I guess I hear you saying that you believe that Black Nativity is an important production to be annualized.
Absolutely! And it might in fact be good for it to move from director to director and for us to see lots of iterations of Black Nativity.
Will there be songbooks?
Yes, there will be! We decided that the program would likely be a songbook. In the second act, some of the actors will share some of Langston Hughes' poetry. Not the sermonette, but actually some of Langston Hughes's poetry. And some of it is definitely religious in nature and some of it is just Langston’s view of Black folks in the world.
What is your history with Intiman Theatre?
When I first moved here in 1993, I met a few Black women who introduced me to the community. Tawnya Pettiford-Wates and Jackie Moscou, who were kind of the mavens of Black theatre at that time. Jackie was working at Intiman directing Flying West, and I was a grad student and asked if I could assistant direct. I assisted Jackie on Flying West at Intiman, which was the first theatre organization that I ever worked for. Once I got out of grad school, (former Intiman artistic director) Kate Whoriskey asked me to direct All My Sons which was the last show mounted at the old Intiman space. I did Trouble In Mind when Intiman came back, as part of the first festival that Intiman did in its revived state. I did Dirty Story, Bulrusher, and Wedding Band for them as well. I’ve directed 5 or 6 shows for Intiman.
You also have a pretty deep history with local Black playwrights. Talk a little about the Black playwrights that you’ve worked with as well.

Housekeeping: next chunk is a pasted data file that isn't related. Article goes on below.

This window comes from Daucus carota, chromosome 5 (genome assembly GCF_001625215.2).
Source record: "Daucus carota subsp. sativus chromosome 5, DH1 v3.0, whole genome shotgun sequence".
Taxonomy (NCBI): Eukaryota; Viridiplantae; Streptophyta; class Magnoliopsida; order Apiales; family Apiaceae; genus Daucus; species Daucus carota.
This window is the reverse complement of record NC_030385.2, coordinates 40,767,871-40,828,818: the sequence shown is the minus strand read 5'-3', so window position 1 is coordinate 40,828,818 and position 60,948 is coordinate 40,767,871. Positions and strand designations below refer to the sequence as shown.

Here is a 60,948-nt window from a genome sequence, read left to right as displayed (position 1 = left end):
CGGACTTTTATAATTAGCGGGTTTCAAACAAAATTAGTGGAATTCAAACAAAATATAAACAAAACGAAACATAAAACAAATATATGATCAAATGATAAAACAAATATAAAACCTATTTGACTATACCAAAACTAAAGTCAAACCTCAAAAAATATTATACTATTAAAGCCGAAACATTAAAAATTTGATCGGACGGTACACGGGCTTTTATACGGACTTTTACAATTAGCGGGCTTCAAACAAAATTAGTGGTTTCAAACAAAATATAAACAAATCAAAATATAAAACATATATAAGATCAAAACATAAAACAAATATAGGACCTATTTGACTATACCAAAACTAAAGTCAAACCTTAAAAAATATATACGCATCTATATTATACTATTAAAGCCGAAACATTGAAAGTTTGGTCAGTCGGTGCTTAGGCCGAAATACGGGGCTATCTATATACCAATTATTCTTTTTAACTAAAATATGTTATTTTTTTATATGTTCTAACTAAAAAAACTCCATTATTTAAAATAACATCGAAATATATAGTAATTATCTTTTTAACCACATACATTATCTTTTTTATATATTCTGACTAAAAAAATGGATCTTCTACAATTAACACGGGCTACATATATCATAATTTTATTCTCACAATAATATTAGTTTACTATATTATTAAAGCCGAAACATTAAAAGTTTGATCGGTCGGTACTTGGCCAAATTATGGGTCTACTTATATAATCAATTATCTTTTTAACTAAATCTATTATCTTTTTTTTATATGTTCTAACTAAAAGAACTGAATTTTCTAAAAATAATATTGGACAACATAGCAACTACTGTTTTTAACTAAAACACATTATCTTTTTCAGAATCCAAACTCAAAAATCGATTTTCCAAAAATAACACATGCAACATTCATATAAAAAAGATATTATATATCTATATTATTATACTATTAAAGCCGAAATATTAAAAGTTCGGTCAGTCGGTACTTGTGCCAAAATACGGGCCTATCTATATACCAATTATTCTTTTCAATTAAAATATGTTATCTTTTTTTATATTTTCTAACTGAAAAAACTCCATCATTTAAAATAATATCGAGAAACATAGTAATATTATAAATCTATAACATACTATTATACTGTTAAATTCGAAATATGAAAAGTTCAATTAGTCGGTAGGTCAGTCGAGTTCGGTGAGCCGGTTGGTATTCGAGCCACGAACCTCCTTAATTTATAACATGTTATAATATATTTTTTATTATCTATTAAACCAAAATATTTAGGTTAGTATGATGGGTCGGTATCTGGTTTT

Andrew Lee Creech wrote Last Drive to Dodge and I’ve worked with him on two or three projects. I’ve been working with Reginald A. Jackson on The History of Theatre and we premiered part one in January of this year, and we will do a workshop of part two in October. I’ve worked with some of the women writers from The Mahogany Project, Alma Davenport’s (Restoration of the Arts) project, and I’ve worked with Cheryl West. We’ve got a lot of writers in town who are doing things and more of them coming along all the time. Part of what The Hansberry Project is trying to do is give them a lifeline, an oxygen hose to keep them going until their work catches traction.
I’m hopeful that people will get a sense of how you have been working on behalf of the Black community of writers and playwrights, actors, choreographers, and Black Theatre for a very long time.
I do feel really proud that many of the theatre structures in the city now include people of color in decision-making positions. And we remember going on and on for a very long time about how we weren’t represented in decision-making positions and I feel really proud of the work that has resulted in the next generation having the opportunity to shape our experiences and shape the theatre landscape in Seattle. A lot of what I do is behind the scenes but the fruit of what I do is very visible.
What’s that one thing you always tell your cast or playwrights that you’re working with?
I tell them that I go through the process and I pray for the moment that it doesn’t suck. If we can get to a place where we know it doesn’t suck, then art is possible. I also tell them that I promise if they give their all, I will not let them look bad!
Black Nativity runs December 12 - December 30, 2023, at The Broadway Performance Hall.